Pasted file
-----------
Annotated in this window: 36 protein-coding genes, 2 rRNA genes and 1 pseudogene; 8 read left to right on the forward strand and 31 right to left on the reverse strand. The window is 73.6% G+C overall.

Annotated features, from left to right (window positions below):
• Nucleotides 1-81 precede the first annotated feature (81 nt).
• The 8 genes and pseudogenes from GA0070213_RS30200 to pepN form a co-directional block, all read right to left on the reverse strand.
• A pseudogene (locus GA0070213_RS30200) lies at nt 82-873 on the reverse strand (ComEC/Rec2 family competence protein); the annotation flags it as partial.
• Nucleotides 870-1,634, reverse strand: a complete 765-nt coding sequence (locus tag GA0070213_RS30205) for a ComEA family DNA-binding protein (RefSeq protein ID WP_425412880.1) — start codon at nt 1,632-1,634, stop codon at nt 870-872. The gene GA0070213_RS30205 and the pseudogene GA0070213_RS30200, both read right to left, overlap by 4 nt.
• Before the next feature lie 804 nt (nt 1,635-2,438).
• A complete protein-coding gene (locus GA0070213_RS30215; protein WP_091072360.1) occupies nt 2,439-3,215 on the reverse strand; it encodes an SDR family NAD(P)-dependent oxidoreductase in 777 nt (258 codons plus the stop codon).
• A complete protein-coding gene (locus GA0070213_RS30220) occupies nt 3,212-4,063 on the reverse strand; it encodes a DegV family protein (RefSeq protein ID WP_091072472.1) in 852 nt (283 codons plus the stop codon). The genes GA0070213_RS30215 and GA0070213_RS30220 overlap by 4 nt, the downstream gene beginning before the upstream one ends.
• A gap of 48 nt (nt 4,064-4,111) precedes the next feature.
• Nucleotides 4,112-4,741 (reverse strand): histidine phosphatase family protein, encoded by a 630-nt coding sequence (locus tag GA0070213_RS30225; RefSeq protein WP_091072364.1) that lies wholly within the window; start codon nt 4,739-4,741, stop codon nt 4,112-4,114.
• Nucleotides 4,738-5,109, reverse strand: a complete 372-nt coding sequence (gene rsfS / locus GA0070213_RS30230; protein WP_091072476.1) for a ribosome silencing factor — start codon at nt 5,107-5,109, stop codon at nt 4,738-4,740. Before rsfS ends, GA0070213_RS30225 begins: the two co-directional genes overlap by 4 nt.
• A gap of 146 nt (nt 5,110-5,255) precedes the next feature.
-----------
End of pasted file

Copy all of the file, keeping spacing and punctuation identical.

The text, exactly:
Annotated in this window: 36 protein-coding genes, 2 rRNA genes and 1 pseudogene; 8 read left to right on the forward strand and 31 right to left on the reverse strand. The window is 73.6% G+C overall.

Annotated features, from left to right (window positions below):
• Nucleotides 1-81 precede the first annotated feature (81 nt).
• The 8 genes and pseudogenes from GA0070213_RS30200 to pepN form a co-directional block, all read right to left on the reverse strand.
• A pseudogene (locus GA0070213_RS30200) lies at nt 82-873 on the reverse strand (ComEC/Rec2 family competence protein); the annotation flags it as partial.
• Nucleotides 870-1,634, reverse strand: a complete 765-nt coding sequence (locus tag GA0070213_RS30205) for a ComEA family DNA-binding protein (RefSeq protein ID WP_425412880.1) — start codon at nt 1,632-1,634, stop codon at nt 870-872. The gene GA0070213_RS30205 and the pseudogene GA0070213_RS30200, both read right to left, overlap by 4 nt.
• Before the next feature lie 804 nt (nt 1,635-2,438).
• A complete protein-coding gene (locus GA0070213_RS30215; protein WP_091072360.1) occupies nt 2,439-3,215 on the reverse strand; it encodes an SDR family NAD(P)-dependent oxidoreductase in 777 nt (258 codons plus the stop codon).
• A complete protein-coding gene (locus GA0070213_RS30220) occupies nt 3,212-4,063 on the reverse strand; it encodes a DegV family protein (RefSeq protein ID WP_091072472.1) in 852 nt (283 codons plus the stop codon). The genes GA0070213_RS30215 and GA0070213_RS30220 overlap by 4 nt, the downstream gene beginning before the upstream one ends.
• A gap of 48 nt (nt 4,064-4,111) precedes the next feature.
• Nucleotides 4,112-4,741 (reverse strand): histidine phosphatase family protein, encoded by a 630-nt coding sequence (locus tag GA0070213_RS30225; RefSeq protein WP_091072364.1) that lies wholly within the window; start codon nt 4,739-4,741, stop codon nt 4,112-4,114.
• Nucleotides 4,738-5,109, reverse strand: a complete 372-nt coding sequence (gene rsfS / locus GA0070213_RS30230; protein WP_091072476.1) for a ribosome silencing factor — start codon at nt 5,107-5,109, stop codon at nt 4,738-4,740. Before rsfS ends, GA0070213_RS30225 begins: the two co-directional genes overlap by 4 nt.
• A gap of 146 nt (nt 5,110-5,255) precedes the next feature.